Businesses in the High Street area of Edmonton are worried that closure of the 102nd Street bridge will affect their bottom line.
The city will close 102nd Avenue on July 1 so crews can demolish the old bridge over Groat Road and build a new one. Work is scheduled to be completed by fall of 2015.
The closure means that the estimated 25,000 drivers who take that route each day will detour elsewhere.
"We will see a lot less traffic," said Barbara Di Curzio, co-owner of Head, Shoulders, Knees and Toes, a children’s clothing store on 102nd Avenue and 125th Street.
"You’re not seeing a rejuvenation of new customers. A local business thrives when we have new customers on a continual basis."
In the city’s eyes, the closure is a necessary evil. The current structure is 100 years old and at the end of its useful life. The new bridge will have wider lanes and sidewalks as well as space for bike lanes.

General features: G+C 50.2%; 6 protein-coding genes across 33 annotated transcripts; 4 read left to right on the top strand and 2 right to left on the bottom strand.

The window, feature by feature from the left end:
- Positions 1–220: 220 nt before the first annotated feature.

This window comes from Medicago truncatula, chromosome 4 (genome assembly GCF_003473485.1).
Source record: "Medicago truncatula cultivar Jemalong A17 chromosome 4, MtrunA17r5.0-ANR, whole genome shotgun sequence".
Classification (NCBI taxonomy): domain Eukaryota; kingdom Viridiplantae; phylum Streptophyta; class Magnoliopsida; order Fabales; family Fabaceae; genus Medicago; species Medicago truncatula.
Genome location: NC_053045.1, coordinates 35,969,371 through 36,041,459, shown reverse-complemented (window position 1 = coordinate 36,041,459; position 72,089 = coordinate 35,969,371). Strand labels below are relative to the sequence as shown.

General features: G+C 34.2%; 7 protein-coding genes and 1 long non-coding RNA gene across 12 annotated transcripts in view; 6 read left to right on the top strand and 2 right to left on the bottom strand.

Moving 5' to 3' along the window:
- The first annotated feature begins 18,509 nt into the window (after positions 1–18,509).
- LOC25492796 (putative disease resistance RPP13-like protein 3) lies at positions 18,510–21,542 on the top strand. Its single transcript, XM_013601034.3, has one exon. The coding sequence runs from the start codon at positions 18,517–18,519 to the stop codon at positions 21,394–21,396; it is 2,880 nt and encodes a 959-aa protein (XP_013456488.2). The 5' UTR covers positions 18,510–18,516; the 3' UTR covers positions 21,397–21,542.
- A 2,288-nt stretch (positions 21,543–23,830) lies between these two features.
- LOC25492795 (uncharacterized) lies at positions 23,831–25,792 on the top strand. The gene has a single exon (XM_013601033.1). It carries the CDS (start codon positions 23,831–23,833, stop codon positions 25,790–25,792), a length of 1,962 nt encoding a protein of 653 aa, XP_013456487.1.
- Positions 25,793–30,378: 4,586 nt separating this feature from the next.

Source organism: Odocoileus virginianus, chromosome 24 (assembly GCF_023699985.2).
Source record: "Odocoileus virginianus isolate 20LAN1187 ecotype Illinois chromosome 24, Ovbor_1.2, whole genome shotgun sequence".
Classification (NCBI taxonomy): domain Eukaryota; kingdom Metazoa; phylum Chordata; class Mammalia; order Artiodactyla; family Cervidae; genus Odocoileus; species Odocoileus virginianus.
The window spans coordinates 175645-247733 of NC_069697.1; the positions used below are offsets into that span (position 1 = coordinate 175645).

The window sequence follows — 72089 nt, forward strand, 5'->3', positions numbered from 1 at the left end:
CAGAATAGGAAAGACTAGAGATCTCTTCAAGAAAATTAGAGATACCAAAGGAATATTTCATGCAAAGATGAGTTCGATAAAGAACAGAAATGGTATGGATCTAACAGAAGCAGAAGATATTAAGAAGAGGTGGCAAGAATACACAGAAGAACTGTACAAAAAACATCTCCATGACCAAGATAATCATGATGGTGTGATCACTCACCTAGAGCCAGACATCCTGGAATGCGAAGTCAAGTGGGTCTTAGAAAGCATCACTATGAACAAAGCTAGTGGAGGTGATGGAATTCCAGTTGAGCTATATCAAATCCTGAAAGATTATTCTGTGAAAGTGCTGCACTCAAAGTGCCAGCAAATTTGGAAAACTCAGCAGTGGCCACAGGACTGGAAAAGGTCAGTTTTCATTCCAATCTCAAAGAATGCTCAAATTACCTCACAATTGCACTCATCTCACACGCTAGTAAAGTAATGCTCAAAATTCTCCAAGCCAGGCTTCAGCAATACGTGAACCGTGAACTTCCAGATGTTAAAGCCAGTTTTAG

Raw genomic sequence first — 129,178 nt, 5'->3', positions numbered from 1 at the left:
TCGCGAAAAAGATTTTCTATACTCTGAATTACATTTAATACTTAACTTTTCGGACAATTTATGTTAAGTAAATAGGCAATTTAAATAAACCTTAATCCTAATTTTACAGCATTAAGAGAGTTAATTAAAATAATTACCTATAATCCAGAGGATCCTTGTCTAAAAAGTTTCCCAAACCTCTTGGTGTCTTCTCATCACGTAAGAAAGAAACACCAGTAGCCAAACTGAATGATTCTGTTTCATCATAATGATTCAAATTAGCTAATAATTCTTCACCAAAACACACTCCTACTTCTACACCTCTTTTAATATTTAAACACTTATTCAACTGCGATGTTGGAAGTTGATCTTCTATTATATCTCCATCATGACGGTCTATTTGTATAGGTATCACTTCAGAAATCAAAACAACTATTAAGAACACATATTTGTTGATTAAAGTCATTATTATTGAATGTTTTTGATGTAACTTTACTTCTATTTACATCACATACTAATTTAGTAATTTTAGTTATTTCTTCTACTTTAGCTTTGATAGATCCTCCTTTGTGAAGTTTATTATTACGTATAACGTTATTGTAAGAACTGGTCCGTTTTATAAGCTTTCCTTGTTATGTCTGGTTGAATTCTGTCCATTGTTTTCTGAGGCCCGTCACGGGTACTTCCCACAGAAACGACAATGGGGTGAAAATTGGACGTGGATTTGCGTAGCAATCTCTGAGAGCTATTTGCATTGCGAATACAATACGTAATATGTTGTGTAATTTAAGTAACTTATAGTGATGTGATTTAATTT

“It’s going to be more user friendly for all travellers,” said Byron Nicholson, director of special projects for the city.
Nicholson says the city is providing shuttle buses to transport commuters around the detour and providing additional metered parking.
The closure is the last straw for Tamara Baltzan. The owner of TK Clothing on 124th Street is shutting down for good after 15 years of business.
Her lease was up in August but the construction played a role in making her leave for good.
"All this is happening and then we're going to add a bridge closure for 15 to 18 months?” she asked. “It seemed a bit much.”
NAIT marketing instructor Surjit Rai says business owners can't plan for unexpected roadblocks like this.
"You're talking about thousands (of dollars) every month at least these companies will lose,” he said. “And will they be able to mitigate all those losses? Absolutely not.”
But not everyone believes the closure will be a disaster.
Carol Logan of Carol’s Quality Sweets in the High Street Mall believes customers will keep coming.
"I think that lots of shoppers will come because this is a destination in Edmonton," said Logan.
But Di Curzio says she’s already seeing an impact as crews prepare for construction. She and her business partner are thinking up ways to draw customers to the store while the bridge is closed.
"We'll make changes as we have to and we'll adjust."